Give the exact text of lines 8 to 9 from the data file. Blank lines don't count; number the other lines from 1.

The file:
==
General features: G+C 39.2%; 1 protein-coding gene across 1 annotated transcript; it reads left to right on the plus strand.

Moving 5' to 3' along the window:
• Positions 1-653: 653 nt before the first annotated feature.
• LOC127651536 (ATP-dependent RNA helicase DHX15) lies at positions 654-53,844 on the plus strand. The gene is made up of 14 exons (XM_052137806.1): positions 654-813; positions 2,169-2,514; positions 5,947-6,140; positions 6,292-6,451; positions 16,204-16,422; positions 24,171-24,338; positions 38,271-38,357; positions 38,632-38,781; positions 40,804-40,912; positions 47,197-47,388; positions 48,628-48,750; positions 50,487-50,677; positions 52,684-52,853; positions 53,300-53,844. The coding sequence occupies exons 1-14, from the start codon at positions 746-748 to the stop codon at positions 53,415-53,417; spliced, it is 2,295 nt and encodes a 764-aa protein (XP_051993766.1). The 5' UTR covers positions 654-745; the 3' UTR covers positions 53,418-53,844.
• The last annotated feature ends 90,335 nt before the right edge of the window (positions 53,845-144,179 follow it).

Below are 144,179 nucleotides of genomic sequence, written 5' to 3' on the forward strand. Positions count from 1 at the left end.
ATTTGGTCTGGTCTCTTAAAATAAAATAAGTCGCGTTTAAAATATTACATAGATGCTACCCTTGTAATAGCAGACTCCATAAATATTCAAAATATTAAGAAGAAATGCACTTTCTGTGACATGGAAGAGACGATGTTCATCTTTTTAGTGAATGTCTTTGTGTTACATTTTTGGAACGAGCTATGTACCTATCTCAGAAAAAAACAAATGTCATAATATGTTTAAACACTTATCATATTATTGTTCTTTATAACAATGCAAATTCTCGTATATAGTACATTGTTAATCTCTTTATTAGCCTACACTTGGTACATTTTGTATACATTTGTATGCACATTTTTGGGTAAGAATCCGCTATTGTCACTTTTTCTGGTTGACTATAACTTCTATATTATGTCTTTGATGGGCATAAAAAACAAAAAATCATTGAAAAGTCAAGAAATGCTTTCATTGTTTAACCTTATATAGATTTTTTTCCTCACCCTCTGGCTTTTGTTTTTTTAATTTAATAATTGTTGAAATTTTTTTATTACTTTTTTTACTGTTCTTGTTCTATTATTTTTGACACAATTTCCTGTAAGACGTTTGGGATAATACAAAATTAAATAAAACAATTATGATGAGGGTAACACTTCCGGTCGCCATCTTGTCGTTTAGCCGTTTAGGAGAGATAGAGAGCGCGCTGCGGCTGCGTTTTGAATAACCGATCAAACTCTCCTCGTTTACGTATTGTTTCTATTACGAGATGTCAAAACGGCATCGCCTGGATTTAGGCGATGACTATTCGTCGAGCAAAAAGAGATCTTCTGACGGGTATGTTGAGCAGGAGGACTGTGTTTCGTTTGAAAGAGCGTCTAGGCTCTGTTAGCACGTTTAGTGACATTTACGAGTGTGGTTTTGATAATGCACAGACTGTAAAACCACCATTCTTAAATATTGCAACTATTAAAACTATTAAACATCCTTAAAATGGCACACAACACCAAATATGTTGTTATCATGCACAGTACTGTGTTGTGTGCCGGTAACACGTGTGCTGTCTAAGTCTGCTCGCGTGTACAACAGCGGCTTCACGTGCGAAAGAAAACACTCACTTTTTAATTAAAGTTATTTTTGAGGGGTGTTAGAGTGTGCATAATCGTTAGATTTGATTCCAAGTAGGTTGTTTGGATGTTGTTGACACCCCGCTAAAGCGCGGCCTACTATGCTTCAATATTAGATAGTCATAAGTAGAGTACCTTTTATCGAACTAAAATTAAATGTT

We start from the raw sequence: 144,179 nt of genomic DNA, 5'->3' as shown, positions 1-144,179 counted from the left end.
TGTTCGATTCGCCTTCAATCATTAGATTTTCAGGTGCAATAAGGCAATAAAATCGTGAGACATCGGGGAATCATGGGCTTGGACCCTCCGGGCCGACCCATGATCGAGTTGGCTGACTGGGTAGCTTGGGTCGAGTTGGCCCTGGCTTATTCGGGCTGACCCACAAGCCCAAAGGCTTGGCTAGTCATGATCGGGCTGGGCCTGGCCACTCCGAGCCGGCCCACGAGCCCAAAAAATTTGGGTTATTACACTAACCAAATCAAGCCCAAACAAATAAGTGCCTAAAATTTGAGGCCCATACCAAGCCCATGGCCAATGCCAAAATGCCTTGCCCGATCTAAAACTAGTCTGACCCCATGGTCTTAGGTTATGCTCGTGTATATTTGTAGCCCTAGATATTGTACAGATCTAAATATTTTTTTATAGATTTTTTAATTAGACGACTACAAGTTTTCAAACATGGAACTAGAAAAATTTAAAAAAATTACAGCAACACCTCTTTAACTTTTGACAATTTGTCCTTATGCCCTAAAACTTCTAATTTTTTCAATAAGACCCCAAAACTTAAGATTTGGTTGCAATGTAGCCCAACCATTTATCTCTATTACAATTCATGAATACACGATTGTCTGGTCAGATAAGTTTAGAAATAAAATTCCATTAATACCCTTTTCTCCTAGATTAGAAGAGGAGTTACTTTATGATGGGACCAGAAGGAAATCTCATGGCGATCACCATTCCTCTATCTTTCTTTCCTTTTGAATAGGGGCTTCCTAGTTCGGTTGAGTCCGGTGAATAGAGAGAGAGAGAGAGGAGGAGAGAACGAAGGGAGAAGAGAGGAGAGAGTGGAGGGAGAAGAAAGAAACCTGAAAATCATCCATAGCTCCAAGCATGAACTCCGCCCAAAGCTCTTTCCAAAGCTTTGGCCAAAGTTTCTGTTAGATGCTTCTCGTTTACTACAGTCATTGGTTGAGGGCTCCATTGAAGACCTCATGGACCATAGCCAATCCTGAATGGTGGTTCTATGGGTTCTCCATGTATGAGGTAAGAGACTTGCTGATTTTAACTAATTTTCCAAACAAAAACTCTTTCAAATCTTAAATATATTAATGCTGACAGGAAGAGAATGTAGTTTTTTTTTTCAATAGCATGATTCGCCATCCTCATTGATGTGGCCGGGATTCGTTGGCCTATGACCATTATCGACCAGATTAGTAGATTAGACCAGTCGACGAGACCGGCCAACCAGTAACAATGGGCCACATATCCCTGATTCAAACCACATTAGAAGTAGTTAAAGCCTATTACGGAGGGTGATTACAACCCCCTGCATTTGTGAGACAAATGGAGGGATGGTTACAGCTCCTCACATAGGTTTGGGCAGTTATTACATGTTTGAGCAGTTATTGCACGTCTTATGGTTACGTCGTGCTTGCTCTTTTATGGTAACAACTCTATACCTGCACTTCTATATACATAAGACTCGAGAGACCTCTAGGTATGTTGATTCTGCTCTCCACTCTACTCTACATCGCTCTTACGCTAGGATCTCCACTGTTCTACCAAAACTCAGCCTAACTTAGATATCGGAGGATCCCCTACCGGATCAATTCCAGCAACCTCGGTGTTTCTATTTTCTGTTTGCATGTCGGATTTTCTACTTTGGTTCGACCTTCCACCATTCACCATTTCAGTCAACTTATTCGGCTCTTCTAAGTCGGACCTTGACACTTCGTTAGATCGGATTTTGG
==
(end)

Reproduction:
We start from the raw sequence: 144,179 nt of genomic DNA, 5'->3' as shown, positions 1-144,179 counted from the left end.
TGTTCGATTCGCCTTCAATCATTAGATTTTCAGGTGCAATAAGGCAATAAAATCGTGAGACATCGGGGAATCATGGGCTTGGACCCTCCGGGCCGACCCATGATCGAGTTGGCTGACTGGGTAGCTTGGGTCGAGTTGGCCCTGGCTTATTCGGGCTGACCCACAAGCCCAAAGGCTTGGCTAGTCATGATCGGGCTGGGCCTGGCCACTCCGAGCCGGCCCACGAGCCCAAAAAATTTGGGTTATTACACTAACCAAATCAAGCCCAAACAAATAAGTGCCTAAAATTTGAGGCCCATACCAAGCCCATGGCCAATGCCAAAATGCCTTGCCCGATCTAAAACTAGTCTGACCCCATGGTCTTAGGTTATGCTCGTGTATATTTGTAGCCCTAGATATTGTACAGATCTAAATATTTTTTTATAGATTTTTTAATTAGACGACTACAAGTTTTCAAACATGGAACTAGAAAAATTTAAAAAAATTACAGCAACACCTCTTTAACTTTTGACAATTTGTCCTTATGCCCTAAAACTTCTAATTTTTTCAATAAGACCCCAAAACTTAAGATTTGGTTGCAATGTAGCCCAACCATTTATCTCTATTACAATTCATGAATACACGATTGTCTGGTCAGATAAGTTTAGAAATAAAATTCCATTAATACCCTTTTCTCCTAGATTAGAAGAGGAGTTACTTTATGATGGGACCAGAAGGAAATCTCATGGCGATCACCATTCCTCTATCTTTCTTTCCTTTTGAATAGGGGCTTCCTAGTTCGGTTGAGTCCGGTGAATAGAGAGAGAGAGAGAGGAGGAGAGAACGAAGGGAGAAGAGAGGAGAGAGTGGAGGGAGAAGAAAGAAACCTGAAAATCATCCATAGCTCCAAGCATGAACTCCGCCCAAAGCTCTTTCCAAAGCTTTGGCCAAAGTTTCTGTTAGATGCTTCTCGTTTACTACAGTCATTGGTTGAGGGCTCCATTGAAGACCTCATGGACCATAGCCAATCCTGAATGGTGGTTCTATGGGTTCTCCATGTATGAGGTAAGAGACTTGCTGATTTTAACTAATTTTCCAAACAAAAACTCTTTCAAATCTTAAATATATTAATGCTGACAGGAAGAGAATGTAGTTTTTTTTTTCAATAGCATGATTCGCCATCCTCATTGATGTGGCCGGGATTCGTTGGCCTATGACCATTATCGACCAGATTAGTAGATTAGACCAGTCGACGAGACCGGCCAACCAGTAACAATGGGCCACATATCCCTGATTCAAACCACATTAGAAGTAGTTAAAGCCTATTACGGAGGGTGATTACAACCCCCTGCATTTGTGAGACAAATGGAGGGATGGTTACAGCTCCTCACATAGGTTTGGGCAGTTATTACATGTTTGAGCAGTTATTGCACGTCTTATGGTTACGTCGTGCTTGCTCTTTTATGGTAACAACTCTATACCTGCACTTCTATATACATAAGACTCGAGAGACCTCTAGGTATGTTGATTCTGCTCTCCACTCTACTCTACATCGCTCTTACGCTAGGATCTCCACTGTTCTACCAAAACTCAGCCTAACTTAGATATCGGAGGATCCCCTACCGGATCAATTCCAGCAACCTCGGTGTTTCTATTTTCTGTTTGCATGTCGGATTTTCTACTTTGGTTCGACCTTCCACCATTCACCATTTCAGTCAACTTATTCGGCTCTTCTAAGTCGGACCTTGACACTTCGTTAGATCGGATTTTGG